David Cameron is making a speech today about “infrastructure”. When Downing Street put out an operational note about this yesterday, I had a Star Wars moment: “a bad feeling about this”. Infrastructure is an alarming word in politics.
So it proved when a news release followed, embargoed until 0001 hrs today, with some extracts from what “the Prime Minister is expected to say”, including:
We need good roads, too. Again, the problem’s clear: we don’t have enough capacity in places of key demand. There’s nothing green about a traffic jam — and gridlock holds the economy back.
So here’s what we should do. Yes, move passengers and heavy goods onto rail. But also widen pinch points, add lanes to motorways by using the hard shoulder to increase capacity and dual overcrowded A-roads.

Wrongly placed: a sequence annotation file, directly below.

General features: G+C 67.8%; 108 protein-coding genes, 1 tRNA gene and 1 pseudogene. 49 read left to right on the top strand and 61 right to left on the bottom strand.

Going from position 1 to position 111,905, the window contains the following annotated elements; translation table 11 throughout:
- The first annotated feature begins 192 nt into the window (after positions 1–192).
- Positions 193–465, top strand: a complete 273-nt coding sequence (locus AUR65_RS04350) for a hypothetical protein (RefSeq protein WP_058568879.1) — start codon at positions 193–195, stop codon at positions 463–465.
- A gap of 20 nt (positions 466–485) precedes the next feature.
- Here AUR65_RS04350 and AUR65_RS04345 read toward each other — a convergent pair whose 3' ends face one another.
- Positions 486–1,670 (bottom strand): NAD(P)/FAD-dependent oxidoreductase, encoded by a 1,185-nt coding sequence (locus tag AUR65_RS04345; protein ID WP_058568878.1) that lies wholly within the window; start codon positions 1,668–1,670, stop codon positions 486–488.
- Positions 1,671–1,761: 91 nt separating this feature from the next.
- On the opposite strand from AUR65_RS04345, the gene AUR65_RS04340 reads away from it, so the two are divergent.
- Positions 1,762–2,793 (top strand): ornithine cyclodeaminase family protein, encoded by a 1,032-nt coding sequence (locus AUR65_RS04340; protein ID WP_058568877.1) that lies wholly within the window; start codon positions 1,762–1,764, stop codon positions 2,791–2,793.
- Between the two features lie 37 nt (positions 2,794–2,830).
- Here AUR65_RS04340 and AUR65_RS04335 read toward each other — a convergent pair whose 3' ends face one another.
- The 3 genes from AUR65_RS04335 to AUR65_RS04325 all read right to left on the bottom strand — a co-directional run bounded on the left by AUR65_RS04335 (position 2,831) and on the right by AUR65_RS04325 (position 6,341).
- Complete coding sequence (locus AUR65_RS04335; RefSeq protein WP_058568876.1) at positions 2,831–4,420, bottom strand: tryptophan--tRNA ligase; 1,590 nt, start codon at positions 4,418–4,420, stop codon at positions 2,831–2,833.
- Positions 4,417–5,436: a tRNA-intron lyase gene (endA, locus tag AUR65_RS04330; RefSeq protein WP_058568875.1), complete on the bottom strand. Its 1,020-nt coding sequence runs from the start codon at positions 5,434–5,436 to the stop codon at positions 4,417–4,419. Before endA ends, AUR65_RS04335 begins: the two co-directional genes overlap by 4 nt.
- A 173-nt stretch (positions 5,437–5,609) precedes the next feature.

Never mind using “dual” as a verb, does he not begin to understand what has been understood in transport economics for decades, that building more roads creates more traffic?
The other extracts from the speech are rubbish too. At one point he describes infrastructure as “the invisible thread that ties our prosperity together”.
I give up.Tagged in: economics, language
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